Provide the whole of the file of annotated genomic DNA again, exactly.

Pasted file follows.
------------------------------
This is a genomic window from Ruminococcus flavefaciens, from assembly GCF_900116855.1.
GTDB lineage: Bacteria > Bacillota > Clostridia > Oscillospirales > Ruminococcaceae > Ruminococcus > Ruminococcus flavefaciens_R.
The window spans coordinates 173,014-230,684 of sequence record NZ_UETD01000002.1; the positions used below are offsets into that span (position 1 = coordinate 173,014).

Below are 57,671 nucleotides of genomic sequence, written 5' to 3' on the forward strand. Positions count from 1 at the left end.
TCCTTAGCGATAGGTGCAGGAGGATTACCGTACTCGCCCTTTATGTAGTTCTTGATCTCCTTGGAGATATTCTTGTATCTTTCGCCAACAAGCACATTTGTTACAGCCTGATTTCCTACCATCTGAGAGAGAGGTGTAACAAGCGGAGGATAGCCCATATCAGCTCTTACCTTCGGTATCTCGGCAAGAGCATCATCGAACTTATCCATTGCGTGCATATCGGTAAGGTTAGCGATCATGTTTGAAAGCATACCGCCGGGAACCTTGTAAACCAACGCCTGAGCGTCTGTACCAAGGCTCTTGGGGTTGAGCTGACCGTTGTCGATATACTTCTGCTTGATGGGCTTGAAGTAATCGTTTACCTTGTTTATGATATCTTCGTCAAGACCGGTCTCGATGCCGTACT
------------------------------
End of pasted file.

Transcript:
This is a genomic window from Ruminococcus flavefaciens, from assembly GCF_900116855.1.
GTDB lineage: Bacteria > Bacillota > Clostridia > Oscillospirales > Ruminococcaceae > Ruminococcus > Ruminococcus flavefaciens_R.
The window spans coordinates 173,014-230,684 of sequence record NZ_UETD01000002.1; the positions used below are offsets into that span (position 1 = coordinate 173,014).

Below are 57,671 nucleotides of genomic sequence, written 5' to 3' on the forward strand. Positions count from 1 at the left end.
TCCTTAGCGATAGGTGCAGGAGGATTACCGTACTCGCCCTTTATGTAGTTCTTGATCTCCTTGGAGATATTCTTGTATCTTTCGCCAACAAGCACATTTGTTACAGCCTGATTTCCTACCATCTGAGAGAGAGGTGTAACAAGCGGAGGATAGCCCATATCAGCTCTTACCTTCGGTATCTCGGCAAGAGCATCATCGAACTTATCCATTGCGTGCATATCGGTAAGGTTAGCGATCATGTTTGAAAGCATACCGCCGGGAACCTTGTAAACCAACGCCTGAGCGTCTGTACCAAGGCTCTTGGGGTTGAGCTGACCGTTGTCGATATACTTCTGCTTGATGGGCTTGAAGTAATCGTTTACCTTGTTTATGATATCTTCGTCAAGACCGGTCTCGATGCCGTACT